In the end, I ended up not double majoring.  Funding for my fourth year of college became an issue, and I dropped my religion major back to a minor so I could graduate a year early.  But I know for a fact I could have handled it if I had had that extra year.

This experience made me fearful of doing interdisciplinary studies for a long time.  I took away from this fight between chairs that all departments fought battles through their students, and I wanted no part of that.

During my masters (interestingly, in religion), I got a little bored with coursework and declared a minor field in classics.  There I discovered how fulfilling working between departments can be.  My masters thesis reflects this indisciplinarity–hell, the entire project would have been impossible had it not been for a professor (and now dear friend) in the department of classics who helped me shore up my project.

I catalyzed my feelings of disappointment with my undergraduate religion chair into anger, which fueled my wish to succeed in spite of her naysaying.  But many students are not able to channel those emotions effectively (I won’t say healthily, as motivation-through-anger isn’t necessarily a good thing) and would make the decision to quit one of their majors, giving up their hopes and dreams.  All due to stupid departmental politics.

So I guess the question I have at the end of this stream-of-conscious rant is this:  how often do problems between faculty members play out in the lives (and sanity) of their students?  What kind of academic community does that set up, where faculty members can’t put aside their differences to treat each other, and their students, with respect?  Academic life is far harder than those outside of academia ever realize, without the added pressures of interdepartmental politics destroying our already fragile egos.

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Ninteen-Year-Old British Student Sends Oxford a Rejection Letter

I have to give this student credit for doing what I’ve always wanted to do.  My #1 college choice for undergrad was Providence College, a private college with (even at the time) very high tuition and fees.  I was a fairly decent high school student, with a high GPA and SAT scores, extracurriculars, volunteer work, and a letter of recommendation from a major alum (one of my high school teachers).  I was accepted, but offered a mere $1500/year scholarship.  As a biochem major, this would barely cover my books and lab costs, let alone tuition and room/board (I was out-of-state).  Even at the time, I felt as if it would have been better to have been rejected than to have been accepted and have no way of being able to go without going into astronomical amounts of debt (my parents were in no financial situation to help me, which one look at my FAFSA would have indicated had they chosen to look).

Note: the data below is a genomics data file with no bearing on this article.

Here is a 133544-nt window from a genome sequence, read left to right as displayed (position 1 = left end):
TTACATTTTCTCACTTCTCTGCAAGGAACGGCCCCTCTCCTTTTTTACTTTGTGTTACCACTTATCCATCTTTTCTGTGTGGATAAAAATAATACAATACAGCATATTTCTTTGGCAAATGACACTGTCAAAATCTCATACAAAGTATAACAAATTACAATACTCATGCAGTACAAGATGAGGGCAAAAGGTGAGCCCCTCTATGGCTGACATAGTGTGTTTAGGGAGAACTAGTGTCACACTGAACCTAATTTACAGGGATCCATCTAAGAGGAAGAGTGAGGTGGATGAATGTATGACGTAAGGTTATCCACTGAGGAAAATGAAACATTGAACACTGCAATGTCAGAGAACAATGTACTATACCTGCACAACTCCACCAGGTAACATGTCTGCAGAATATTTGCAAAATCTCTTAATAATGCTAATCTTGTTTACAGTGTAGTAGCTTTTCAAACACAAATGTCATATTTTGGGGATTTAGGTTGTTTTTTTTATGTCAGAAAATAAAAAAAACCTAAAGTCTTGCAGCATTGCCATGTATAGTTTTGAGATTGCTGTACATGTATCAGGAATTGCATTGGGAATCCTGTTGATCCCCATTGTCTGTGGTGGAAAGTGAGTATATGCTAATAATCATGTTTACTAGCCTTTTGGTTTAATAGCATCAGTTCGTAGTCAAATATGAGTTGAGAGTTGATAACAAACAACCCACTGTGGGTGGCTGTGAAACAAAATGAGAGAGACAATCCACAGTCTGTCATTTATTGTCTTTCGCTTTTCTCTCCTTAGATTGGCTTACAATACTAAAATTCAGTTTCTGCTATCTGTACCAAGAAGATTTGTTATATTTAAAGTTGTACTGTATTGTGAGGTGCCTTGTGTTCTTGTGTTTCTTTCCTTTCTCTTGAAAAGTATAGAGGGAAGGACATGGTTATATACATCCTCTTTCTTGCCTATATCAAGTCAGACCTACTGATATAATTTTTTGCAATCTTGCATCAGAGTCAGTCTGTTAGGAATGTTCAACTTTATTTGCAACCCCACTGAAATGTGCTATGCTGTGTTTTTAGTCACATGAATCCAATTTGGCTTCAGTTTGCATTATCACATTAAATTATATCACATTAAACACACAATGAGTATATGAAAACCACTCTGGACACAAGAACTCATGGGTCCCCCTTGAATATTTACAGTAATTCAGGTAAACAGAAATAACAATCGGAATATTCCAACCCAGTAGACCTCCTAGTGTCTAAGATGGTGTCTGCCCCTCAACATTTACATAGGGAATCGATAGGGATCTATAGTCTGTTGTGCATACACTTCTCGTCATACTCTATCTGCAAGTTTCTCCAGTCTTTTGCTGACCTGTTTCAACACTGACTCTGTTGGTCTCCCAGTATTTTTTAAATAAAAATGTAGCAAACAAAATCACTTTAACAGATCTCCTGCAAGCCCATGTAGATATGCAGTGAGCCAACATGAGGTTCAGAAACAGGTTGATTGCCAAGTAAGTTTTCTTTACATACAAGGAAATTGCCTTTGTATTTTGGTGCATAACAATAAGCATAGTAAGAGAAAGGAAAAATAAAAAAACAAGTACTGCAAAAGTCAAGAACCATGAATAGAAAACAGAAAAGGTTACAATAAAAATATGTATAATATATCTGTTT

Anyways, this student brought up some excellent points about the problems of Oxford’s education system in her open letter.  They got me to thinking about what I have perceived in the past as unfair practices in my own path towards a degree.  Here are a list of her problems from the end of her letter (taken from this The Daily Mirror article):

1) Whilst you may believe your decision to hold interviews in grand formal settings is inspiring, it allows public school applicants to flourish in the
environment they are accustomed to and intimidates state school applicants, distorting the true academic potential of both.

2) Whilst you may believe your traditions and rituals are impressive, they reflect badly on your university. As an institution that preaches academic excellence teaching your students to blindly and illogically do whatever they are told reveals significant flaws in your education system. Frankly. I feel humiliated for both you and your students.

3) During my time at Magdalen College the obvious gap between minorities and white middle-class students was embarrassing. Whilst I realise you are trying to address these problems within your university, the gap between elitism and discrimination is a narrow one and one that you still do not appear to have adequately addressed.

4) Perhaps offer a glass of water in your interviews next time it is rude to torture guests.

I still have my letter from Providence, including my tuition award letter.  Should I ever teach there, I plan to frame it and hang it on my office wall.